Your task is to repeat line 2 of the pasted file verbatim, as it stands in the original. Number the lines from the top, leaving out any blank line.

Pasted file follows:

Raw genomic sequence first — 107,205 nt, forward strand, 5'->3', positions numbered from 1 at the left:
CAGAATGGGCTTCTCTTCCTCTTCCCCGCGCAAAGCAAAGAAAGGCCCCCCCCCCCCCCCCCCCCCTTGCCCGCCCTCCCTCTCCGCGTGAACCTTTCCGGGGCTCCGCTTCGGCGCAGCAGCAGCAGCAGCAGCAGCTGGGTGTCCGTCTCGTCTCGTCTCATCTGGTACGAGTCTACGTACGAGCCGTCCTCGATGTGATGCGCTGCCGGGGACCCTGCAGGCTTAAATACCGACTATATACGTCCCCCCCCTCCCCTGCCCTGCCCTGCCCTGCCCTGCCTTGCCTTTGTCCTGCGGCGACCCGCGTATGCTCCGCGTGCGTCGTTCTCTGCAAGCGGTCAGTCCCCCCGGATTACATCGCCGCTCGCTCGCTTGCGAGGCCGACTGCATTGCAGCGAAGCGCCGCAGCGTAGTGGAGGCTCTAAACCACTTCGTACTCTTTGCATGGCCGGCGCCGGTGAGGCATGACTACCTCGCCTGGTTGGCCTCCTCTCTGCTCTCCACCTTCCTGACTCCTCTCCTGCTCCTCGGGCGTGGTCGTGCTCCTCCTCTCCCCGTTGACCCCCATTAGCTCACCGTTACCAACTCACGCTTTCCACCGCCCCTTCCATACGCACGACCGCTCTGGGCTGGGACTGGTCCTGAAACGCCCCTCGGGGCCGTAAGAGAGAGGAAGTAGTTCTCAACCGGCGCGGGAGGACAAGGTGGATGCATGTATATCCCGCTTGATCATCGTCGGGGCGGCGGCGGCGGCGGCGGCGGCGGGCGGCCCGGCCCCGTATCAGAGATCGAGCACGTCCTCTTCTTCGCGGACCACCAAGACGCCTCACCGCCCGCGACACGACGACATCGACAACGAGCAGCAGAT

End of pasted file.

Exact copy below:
CAGAATGGGCTTCTCTTCCTCTTCCCCGCGCAAAGCAAAGAAAGGCCCCCCCCCCCCCCCCCCCCCTTGCCCGCCCTCCCTCTCCGCGTGAACCTTTCCGGGGCTCCGCTTCGGCGCAGCAGCAGCAGCAGCAGCAGCTGGGTGTCCGTCTCGTCTCGTCTCATCTGGTACGAGTCTACGTACGAGCCGTCCTCGATGTGATGCGCTGCCGGGGACCCTGCAGGCTTAAATACCGACTATATACGTCCCCCCCCTCCCCTGCCCTGCCCTGCCCTGCCCTGCCTTGCCTTTGTCCTGCGGCGACCCGCGTATGCTCCGCGTGCGTCGTTCTCTGCAAGCGGTCAGTCCCCCCGGATTACATCGCCGCTCGCTCGCTTGCGAGGCCGACTGCATTGCAGCGAAGCGCCGCAGCGTAGTGGAGGCTCTAAACCACTTCGTACTCTTTGCATGGCCGGCGCCGGTGAGGCATGACTACCTCGCCTGGTTGGCCTCCTCTCTGCTCTCCACCTTCCTGACTCCTCTCCTGCTCCTCGGGCGTGGTCGTGCTCCTCCTCTCCCCGTTGACCCCCATTAGCTCACCGTTACCAACTCACGCTTTCCACCGCCCCTTCCATACGCACGACCGCTCTGGGCTGGGACTGGTCCTGAAACGCCCCTCGGGGCCGTAAGAGAGAGGAAGTAGTTCTCAACCGGCGCGGGAGGACAAGGTGGATGCATGTATATCCCGCTTGATCATCGTCGGGGCGGCGGCGGCGGCGGCGGCGGCGGGCGGCCCGGCCCCGTATCAGAGATCGAGCACGTCCTCTTCTTCGCGGACCACCAAGACGCCTCACCGCCCGCGACACGACGACATCGACAACGAGCAGCAGAT